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Philosopher, poet, author, president (1911), Society for Psychical Research, London. B. March 31, 1844, Selkirk, Scotland; d. July 20, 1912, Banchory, Kincardineshire, Scotland. Educ. Edinburgh Academy; St. Andrew's University; Balliol College, Oxford (D. Litt.). Fellow Royal British Academy; honorary fellow, Merton College, Oxford.

Lang was a student of folklore and one fo the first to apply anthropology to the study of myths. He was famous both for his translations of Greek prose and for his collections of fairy tales for children. Although he did not join the SPR until 1906, his interest in psychical research, which was largely from the historical and anthropological point of view, was of much longer standing. In 1894 he read a paper to the SPR on the Cock Lane Ghosts, a famous case of apparent poltergeist activity which occurred in London in 1762 and had been attributed to the spirit of a woman who was murdered in the house concerned. This paper was published in the same year as his pamphlet entitled "Cock Lane and Common Sense."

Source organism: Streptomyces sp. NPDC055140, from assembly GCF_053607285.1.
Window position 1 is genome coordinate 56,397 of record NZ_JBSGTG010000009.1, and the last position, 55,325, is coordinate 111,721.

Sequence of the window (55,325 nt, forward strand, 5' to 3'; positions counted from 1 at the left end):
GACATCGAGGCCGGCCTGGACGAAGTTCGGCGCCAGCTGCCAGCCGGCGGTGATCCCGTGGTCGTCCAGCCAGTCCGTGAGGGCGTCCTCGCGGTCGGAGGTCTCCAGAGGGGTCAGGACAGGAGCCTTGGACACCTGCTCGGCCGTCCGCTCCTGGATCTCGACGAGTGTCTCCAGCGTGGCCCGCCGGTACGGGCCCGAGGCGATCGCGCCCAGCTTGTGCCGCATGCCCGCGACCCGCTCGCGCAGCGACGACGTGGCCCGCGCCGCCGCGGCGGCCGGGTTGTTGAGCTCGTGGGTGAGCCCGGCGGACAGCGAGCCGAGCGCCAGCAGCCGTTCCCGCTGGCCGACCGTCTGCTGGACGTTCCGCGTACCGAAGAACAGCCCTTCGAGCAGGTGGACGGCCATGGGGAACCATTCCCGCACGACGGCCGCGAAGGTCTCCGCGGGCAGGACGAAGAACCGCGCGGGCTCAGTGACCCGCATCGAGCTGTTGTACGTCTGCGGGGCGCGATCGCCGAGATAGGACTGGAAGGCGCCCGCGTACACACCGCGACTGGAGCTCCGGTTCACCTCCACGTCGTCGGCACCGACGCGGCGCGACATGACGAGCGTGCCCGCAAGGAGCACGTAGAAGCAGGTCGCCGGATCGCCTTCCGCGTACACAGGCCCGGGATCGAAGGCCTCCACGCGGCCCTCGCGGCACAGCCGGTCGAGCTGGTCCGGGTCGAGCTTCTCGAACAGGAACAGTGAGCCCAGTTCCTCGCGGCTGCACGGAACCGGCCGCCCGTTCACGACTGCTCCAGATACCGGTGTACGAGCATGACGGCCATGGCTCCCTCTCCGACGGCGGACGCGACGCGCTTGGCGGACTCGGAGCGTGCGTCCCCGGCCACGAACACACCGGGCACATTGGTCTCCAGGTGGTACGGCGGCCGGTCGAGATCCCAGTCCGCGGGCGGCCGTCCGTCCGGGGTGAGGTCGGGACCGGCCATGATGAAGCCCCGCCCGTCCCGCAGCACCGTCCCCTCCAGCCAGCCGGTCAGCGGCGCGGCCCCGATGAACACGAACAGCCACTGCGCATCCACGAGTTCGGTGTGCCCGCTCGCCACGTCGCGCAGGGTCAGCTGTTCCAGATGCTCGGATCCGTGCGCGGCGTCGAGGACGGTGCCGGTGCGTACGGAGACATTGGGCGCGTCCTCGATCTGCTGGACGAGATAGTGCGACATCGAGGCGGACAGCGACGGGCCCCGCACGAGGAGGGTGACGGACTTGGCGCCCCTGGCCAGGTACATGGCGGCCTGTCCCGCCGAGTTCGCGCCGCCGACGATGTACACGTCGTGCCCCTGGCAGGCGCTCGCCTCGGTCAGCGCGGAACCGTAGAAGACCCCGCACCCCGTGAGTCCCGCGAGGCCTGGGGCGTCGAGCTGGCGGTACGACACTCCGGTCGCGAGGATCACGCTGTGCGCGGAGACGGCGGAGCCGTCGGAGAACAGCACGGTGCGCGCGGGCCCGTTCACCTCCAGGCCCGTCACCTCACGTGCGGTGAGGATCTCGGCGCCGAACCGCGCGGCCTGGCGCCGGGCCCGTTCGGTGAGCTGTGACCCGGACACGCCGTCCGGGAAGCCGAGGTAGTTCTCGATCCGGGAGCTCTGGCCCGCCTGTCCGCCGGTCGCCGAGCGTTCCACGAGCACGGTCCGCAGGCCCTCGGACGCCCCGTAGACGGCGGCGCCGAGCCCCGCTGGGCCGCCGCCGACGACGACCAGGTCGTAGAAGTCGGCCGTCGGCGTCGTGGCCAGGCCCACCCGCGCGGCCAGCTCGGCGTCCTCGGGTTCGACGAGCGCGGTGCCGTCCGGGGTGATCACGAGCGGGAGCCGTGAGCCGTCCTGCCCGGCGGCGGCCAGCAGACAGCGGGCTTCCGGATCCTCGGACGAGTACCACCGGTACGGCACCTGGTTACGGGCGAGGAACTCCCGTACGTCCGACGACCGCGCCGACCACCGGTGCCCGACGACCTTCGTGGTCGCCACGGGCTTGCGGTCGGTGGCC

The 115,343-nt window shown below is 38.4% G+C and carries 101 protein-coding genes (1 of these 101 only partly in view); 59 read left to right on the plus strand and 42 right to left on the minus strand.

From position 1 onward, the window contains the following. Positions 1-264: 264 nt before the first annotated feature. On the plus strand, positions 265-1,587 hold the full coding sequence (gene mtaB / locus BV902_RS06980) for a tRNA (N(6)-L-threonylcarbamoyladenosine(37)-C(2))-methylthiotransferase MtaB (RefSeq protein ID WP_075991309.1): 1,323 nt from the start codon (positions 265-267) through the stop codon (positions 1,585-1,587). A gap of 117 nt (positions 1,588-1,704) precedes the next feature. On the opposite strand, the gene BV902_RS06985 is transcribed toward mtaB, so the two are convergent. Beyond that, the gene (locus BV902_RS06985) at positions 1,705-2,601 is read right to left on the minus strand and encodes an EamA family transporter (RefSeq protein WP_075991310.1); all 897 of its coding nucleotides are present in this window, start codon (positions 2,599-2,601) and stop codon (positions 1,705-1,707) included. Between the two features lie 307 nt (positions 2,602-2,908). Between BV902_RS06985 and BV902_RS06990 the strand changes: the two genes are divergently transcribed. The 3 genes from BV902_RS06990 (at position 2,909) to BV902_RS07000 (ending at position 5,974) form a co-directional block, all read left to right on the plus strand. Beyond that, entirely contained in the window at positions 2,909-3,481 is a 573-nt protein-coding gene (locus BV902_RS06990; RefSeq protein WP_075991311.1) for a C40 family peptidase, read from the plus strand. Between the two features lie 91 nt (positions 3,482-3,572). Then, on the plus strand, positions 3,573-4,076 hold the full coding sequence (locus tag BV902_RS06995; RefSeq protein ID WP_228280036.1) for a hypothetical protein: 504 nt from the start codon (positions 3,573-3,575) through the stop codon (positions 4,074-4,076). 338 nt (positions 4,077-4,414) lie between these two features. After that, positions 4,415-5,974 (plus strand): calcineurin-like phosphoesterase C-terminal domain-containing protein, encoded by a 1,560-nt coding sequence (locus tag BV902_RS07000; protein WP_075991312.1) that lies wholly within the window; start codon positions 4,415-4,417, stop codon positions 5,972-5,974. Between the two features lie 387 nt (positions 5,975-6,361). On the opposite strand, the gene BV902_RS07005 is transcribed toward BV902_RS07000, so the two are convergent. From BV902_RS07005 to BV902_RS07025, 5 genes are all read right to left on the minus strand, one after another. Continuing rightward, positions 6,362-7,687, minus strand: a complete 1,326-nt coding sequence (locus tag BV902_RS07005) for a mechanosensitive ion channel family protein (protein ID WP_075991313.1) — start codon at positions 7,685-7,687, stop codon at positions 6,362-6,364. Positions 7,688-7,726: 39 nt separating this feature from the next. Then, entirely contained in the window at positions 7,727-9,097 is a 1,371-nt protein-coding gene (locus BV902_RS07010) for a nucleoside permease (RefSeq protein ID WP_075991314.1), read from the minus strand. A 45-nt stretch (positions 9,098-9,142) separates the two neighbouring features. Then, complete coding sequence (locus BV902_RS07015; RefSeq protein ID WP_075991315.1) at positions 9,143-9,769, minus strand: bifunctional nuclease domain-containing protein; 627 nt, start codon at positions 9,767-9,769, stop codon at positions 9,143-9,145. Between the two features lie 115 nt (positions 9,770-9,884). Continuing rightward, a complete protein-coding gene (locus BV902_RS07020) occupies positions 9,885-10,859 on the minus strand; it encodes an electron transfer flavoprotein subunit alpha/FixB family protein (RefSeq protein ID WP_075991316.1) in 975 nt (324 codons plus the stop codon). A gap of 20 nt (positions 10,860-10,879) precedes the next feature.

Lane carried out a large number of experiments in crystal gazing, or "scrying," and also took a special interest in dowsing. His publications include Custom and Myth (1884); the two-volume Myths, Literature and Religion (1887); Book of Dreams and Ghosts (1897); the Making of Religion (1898); Magic and Religion (1901); the articles on psychical research in the tenth and eleventh editions of the Encyclopaedia Britannica (1902, 1910) and numerous contributions to the SPR Journal and Proceedings, including the SPR presidential address of 1911.

Taken from Helene Pleasants (1964) Biographical Dictionary of Parapsychology with Directory and Glossary 1946-1996 NY: Garrett Publications



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